Louis Jenkins

Home | The Last Issue | Submissions | Achieve: 2004-2009 | Essays

His books include An Almost Human Gesture (Eighties Press and Ally Press, 1987), All Tangled Up With the Living (Nineties Press, 1991), Nice Fish: New and Selected Prose Poems (Holy Cow! Press, 1995), Just Above Water (Holy Cow! Press, 1997) The Winter Road (Holy Cow! Pess, 2000) and Sea Smoke (Holy Cow! Press, 2004).

Old Man Winter
Old man Winter doesn't like anything. He doesn't like dogs or cats or squirrels or birds, especially seagulls, or children or smart-ass college students. He doesn't like loggers or environmentalists or snowmobilers or skiers in their stupid lycra outfits. He doesn't like Christmas or television. He doesn't like bureaucrats, lawyers or politicians. There is a thing or two he could say to the host of the local talk-radio show but he knows for a fact that the son-of-a-bitch does the broadcast from his condo in Florida. He's pissed off about the OPEC oil conspiracy and the conspiracy of gas station owners to raise prices. He doesn't like foreigners and he doesn't like his neighbors (not that he has many); when they finally die they just leave their junk all over the yard. He doesn't like that. He doesn't like the look of the sky right now, either, overcast, a kind of jaundice color. He hates that. And that stand of spruce trees behind the house turning black in the dusk...The way it gets dark earlier every day. He doesn't like that.
--From The Winter Road

Finally, no amount
of kindness or
generosity will help.
In May the song sparrow
returns. Hidden
in the spring green
his only gift is his song,
all the sweeter because
it isn't meant for you.
-From The Winter Road

Marlene Norlund
She's packed the kids off to spend the weekend with their father. At last she has the place to herself, a rented farmhouse, a couple dozen chickens, a pickup that works part-time and a child support check she finally managed to get from her exhusband. His problem was that he didn't want anything much. He was happy being a bricklayer or being in the army, happy just hanging around the house. She puts on her best dress and stands in front of the mirror brushing her hair. She looks good, a little big in the chest maybe, but good for being the mother of two. It's midafternoon and the whole weekend is ahead. The summer wind nags at the house and flaps the blind at the window behind  her so that it sounds like someone impatiently turning the pages of a newspaper. She imagines a man there, lying on the bed, glancing up occasionally to hurry her along, jingling the change in his pocket. It makes her nervous and angry. She fidgets with the dress, extracts a pair of earrings from the clutter of perfume and baby bottles on the bureau, smears her makeup. She hurries. It isn't what she wants. 
-From An Almost Human Gesture and Nice Fish  

The Fishing Lure
I've spent a great deal of my life fretting over things that most people wouldn't waste their time on. Trying to explain something I haven't a clue about. It's given me that worried look, that wide-eyed, staring look. The look that wild animals sometimes have, deer for instance, trying to make sense of the situation: "What is that?" Motionless, fransfixed. The same look that's on the face of the fishing lure. Stupidity? Terror? What is the right bait for these conditions? High cirrus clouds, cold front moving in. It'sall a trick anyway. What is this thing supposed to be? A minnow? A bug? Gaudy paint and hooks all over. It's like bleached blond hair and bright red lipstick. Nobody really believes it. There isn't a way in the world I'd bite on that thing. But I might swim in just a little closer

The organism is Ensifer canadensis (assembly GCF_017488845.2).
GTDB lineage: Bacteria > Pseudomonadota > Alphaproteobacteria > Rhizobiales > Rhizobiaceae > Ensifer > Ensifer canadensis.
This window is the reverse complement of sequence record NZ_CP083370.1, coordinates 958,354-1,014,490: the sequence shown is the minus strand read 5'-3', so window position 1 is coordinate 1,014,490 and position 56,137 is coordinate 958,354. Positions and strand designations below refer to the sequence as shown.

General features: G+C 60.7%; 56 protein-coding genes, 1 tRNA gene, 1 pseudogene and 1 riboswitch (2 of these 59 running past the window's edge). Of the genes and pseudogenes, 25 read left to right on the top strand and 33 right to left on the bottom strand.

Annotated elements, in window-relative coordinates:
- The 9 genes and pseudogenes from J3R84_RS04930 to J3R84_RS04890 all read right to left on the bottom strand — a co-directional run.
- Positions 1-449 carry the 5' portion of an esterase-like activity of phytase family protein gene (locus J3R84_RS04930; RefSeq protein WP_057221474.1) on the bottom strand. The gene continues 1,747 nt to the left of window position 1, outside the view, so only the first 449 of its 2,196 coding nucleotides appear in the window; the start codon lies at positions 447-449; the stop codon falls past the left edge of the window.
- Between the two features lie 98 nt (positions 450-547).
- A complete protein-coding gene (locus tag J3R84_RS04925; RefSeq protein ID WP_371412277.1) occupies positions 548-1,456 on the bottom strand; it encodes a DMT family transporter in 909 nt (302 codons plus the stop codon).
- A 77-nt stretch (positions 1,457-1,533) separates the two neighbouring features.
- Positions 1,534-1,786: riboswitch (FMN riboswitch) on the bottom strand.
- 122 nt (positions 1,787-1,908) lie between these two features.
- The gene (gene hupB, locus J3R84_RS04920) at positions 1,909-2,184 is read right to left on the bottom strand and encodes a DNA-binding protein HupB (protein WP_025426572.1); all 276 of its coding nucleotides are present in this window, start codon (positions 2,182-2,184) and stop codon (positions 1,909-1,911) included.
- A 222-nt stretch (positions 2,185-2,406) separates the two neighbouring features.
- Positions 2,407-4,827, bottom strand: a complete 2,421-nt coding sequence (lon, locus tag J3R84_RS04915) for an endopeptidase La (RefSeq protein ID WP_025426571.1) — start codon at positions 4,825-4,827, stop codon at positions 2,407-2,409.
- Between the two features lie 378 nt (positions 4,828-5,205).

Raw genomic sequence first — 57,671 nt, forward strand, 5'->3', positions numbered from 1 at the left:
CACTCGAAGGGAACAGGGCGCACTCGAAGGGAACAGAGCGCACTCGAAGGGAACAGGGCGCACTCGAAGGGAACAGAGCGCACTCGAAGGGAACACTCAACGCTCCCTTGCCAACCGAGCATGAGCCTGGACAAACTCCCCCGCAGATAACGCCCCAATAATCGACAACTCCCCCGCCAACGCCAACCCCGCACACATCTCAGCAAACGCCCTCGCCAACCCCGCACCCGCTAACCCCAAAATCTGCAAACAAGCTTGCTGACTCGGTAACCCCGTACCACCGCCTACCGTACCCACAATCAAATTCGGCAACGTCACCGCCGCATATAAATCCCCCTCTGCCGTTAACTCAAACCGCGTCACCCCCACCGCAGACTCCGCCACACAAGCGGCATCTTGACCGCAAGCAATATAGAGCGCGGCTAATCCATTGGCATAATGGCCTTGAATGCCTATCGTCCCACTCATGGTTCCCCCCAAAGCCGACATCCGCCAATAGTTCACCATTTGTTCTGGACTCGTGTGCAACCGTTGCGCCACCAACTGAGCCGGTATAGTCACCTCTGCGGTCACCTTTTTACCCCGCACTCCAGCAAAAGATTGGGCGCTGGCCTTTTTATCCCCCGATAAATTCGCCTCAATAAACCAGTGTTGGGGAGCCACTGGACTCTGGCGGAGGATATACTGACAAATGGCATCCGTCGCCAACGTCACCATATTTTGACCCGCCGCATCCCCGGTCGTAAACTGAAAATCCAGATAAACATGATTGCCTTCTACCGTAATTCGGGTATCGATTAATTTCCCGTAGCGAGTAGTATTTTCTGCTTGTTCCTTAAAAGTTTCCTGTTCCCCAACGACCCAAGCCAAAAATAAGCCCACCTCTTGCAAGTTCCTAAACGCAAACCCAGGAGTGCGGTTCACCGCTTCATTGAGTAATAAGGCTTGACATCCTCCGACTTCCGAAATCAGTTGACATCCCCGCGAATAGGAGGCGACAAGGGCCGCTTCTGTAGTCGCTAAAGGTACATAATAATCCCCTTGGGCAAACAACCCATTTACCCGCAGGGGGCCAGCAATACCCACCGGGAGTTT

-From Just Above Water 

Steady or Slowly Falling
Around this time every year, the gloom swallows up someone unexpectedly, at random, it seems. We try to find reasons: He was depressed. He ate too much sugar. It seems hopeless, trying to figure things out. And yet, someone figured out the lever and the inclined plane. Someone invented glue and learned which mushrooms were good to eat. Thank god it wasn't all left to you, you can't even boil water. But there's no use whining that your parents didn't leave you proper instructions or adequate tools, you simply have to make do. A stick to dig roots and grubs for the soup, and you have learned, by now, that it takes only a light tap with the same stick to put the baby down for his nap. Now, with the snow falling outside, the soup bubbling in the pot, the baby sleeping soundly in his crib, there's time for a moment of reflection...Then the phone rings, and the baby starts crying just as the pot on the stove boils over, and, between one thing and another, your feet get tangled in the phone line. Which is a length of string tied to a couple of tin cans.
-From Sea Smoke 

The time has come to say goodbye, our plates empty except for our greasy napkins. Comrades, you on my left, balding, middle-aged guy with a ponytail, and you, Lefty there on my right, though we barely spoke I feel our kinship. You were steadfast in passing the ketchup, the salt and pepper, no man could ask for better companions. Lunch is over, the cheeseburgers and fries, the Denver sandwich, the counter nearly empty. Now we must go our separate ways. Not a fond embrace, but perhaps a hearty handshake. No? Well then, farewell. It is unlikely I'll pass this way again. Unlikely we will ever meet again on this earth, to sit together beneath the neon and fluorescent calmly sipping our coffee, like the sages sipping their tea underneath the willow, sitting quietly, saying nothing
-From Sea Smoke